Jacqueline Musiitwa is the founder and managing partner of the Hoja Law Group, a firm started in 2008 that advises on commercial, political and intellectual property law for companies doing business in Africa. The firm has offices in New York and Kigali and primarily focuses on markets in eastern and southern Africa.[hidepost=9] [/hidepost]
In addition to assisting companies with doing business in Africa, the Hoja Law Group has experience in advising African governments, and Musiitwa has served as an advisor to the Rwandan Minister of Justice concerning investment, trade and infrastructure. She is also a World Economic Forum Young Global Leader and a 2014 New Voices fellow at the Aspen Institute, among various other accolades.
How we made it in Africa asked Musiitwa to share her professional advice to companies wanting to grow their African footprint.
1. Find a good lawyer
According to Musiitwa, it’s important for companies to find good local counsel that has extensive experience. She says companies should make use of the global Chambers & Partners list that ranks the best law firms in different jurisdictions.
“So whenever I am doing work in a different country, I definitely go to the Chambers Global list and see who they have ranked as first and second in the jurisdiction, depending on what I need. I also inquire locally about who has a good reputation. I inquire from other foreign lawyers who have done business in the country and, when possible, clients who have been represented by a said local counsel.”
The International Financial Law Review (IFLR) ranking is another list that can be used to select counsel.
While these lists are reputable, Musiitwa says there is no substitute for finding local experts through speaking to people in the market and conducting one’s own research. “There definitely are great local experts and sometimes they get overshadowed by large international firms,” she notes.
2. Subscribe to African-focused research firms
Adequate market research is not easily available in many African countries, and Musiitwa’s clients often approach her with queries on how to gain access to information. However, she says there are an increasing number of research firms producing African market intelligence and she recommends that company leaders subscribe to at least a couple of them.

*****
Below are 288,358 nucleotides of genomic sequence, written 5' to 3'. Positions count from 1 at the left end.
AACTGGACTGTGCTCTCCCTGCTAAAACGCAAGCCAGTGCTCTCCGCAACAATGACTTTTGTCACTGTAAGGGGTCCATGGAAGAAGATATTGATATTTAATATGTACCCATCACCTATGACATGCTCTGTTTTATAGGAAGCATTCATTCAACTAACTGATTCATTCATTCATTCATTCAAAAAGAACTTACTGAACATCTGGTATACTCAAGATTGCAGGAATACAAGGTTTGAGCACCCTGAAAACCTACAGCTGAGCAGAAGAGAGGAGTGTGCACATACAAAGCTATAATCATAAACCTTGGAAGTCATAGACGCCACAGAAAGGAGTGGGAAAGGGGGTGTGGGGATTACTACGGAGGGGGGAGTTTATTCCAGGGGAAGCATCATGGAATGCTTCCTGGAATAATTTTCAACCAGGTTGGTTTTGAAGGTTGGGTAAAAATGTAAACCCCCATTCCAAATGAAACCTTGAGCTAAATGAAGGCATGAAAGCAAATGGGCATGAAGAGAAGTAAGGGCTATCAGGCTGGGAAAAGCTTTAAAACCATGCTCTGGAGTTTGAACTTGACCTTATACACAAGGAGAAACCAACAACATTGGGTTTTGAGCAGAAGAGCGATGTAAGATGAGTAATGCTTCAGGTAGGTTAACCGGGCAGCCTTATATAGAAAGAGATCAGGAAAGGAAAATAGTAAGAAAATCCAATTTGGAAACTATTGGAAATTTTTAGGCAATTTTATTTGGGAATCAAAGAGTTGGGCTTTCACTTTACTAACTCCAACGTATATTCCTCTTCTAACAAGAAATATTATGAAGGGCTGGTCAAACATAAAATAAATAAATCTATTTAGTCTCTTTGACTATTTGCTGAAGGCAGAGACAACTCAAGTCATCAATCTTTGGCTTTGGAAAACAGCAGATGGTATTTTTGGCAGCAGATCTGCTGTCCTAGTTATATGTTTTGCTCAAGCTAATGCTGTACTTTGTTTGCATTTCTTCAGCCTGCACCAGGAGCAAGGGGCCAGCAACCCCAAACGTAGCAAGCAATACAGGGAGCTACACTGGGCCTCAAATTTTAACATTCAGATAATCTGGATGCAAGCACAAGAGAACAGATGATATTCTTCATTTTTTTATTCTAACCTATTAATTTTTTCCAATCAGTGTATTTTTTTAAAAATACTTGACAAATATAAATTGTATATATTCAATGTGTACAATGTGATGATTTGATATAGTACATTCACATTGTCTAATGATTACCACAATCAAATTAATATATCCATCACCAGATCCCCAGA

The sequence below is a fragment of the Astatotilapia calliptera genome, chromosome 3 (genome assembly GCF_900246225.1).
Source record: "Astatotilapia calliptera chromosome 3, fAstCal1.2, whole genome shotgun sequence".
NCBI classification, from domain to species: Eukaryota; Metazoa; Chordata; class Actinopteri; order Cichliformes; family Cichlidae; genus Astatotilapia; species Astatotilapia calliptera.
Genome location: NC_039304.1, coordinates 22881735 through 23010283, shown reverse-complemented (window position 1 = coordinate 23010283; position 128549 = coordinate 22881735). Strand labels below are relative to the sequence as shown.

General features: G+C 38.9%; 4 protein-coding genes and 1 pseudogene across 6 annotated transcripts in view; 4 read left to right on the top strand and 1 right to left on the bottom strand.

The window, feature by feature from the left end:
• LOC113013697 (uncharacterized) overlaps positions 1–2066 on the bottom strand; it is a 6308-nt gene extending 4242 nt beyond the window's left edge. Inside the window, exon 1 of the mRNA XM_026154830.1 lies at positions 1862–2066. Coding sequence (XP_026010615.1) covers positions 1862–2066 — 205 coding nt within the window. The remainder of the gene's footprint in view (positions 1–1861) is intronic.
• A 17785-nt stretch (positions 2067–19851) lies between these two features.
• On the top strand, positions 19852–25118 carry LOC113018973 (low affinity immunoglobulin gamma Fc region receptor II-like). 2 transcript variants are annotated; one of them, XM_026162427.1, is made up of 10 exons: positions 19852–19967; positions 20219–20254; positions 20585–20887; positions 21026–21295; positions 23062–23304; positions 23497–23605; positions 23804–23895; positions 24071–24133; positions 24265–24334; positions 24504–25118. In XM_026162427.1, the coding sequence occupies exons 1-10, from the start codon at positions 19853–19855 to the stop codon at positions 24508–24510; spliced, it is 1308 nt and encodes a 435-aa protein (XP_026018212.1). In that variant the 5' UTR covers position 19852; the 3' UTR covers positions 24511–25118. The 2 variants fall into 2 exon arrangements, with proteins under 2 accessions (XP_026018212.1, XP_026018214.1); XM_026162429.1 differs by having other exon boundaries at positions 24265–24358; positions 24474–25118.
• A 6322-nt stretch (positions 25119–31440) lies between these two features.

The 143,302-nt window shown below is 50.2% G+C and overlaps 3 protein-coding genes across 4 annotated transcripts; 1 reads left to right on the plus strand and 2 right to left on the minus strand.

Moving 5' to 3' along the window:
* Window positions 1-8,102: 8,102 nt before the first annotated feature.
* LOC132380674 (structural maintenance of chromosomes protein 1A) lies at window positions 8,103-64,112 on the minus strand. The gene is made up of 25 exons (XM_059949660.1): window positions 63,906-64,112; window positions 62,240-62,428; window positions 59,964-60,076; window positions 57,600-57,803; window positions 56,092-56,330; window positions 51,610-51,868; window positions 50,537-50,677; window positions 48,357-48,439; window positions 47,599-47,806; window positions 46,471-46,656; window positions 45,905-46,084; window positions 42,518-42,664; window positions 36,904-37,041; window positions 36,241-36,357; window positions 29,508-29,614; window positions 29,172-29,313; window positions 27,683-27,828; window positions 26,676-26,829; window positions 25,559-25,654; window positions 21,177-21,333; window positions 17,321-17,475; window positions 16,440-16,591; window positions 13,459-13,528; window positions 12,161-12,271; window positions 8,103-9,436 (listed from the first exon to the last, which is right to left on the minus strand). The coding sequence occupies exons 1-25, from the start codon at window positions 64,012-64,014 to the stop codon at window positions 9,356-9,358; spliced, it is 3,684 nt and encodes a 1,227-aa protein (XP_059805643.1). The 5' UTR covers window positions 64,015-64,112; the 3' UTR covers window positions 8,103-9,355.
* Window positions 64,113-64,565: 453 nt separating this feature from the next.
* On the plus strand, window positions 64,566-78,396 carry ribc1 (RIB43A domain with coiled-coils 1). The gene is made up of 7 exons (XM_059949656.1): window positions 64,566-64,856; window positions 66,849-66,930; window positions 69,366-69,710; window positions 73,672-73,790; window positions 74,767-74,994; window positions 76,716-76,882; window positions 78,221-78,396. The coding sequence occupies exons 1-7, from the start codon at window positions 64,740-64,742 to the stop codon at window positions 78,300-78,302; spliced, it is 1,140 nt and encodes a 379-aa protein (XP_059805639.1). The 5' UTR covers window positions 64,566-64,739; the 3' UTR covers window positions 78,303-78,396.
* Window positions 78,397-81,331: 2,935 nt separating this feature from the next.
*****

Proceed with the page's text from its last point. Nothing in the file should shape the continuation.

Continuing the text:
3. Research how other businesses are doing in Africa
Musiitwa advises investors trying to assess the potential for their business on the continent to first look at the figures and margins of other companies operating in Africa as an indicator for what to expect. Investors could also use the stock markets (for example in Nigeria, Kenya and South Africa) as a gauge as to what returns can be expected in a given market.
4. Spend time in-country
In addition to the research conducted from a foreign office, Musiitwa emphasises the importance of companies spending time in the country that they wish to expand to.
“It involves going to the country, getting to know the people, the culture, and understanding them. And I think that is where – in the conversation between Chinese investment versus western investment and who will finally win the day – I think a lot of Chinese companies do come in and get a feel [for an African market] much longer than I would say European and American companies.”
“And I am talking about smaller companies [especially] because the multinationals do have the resources so they do whatever it takes to get the information that they need,” says Musiitwa.
5. And of course… find local partners
On top of all this research, Musiitwa concluded that companies expanding into Africa will benefit from having credible local partners who have experience operating within the market.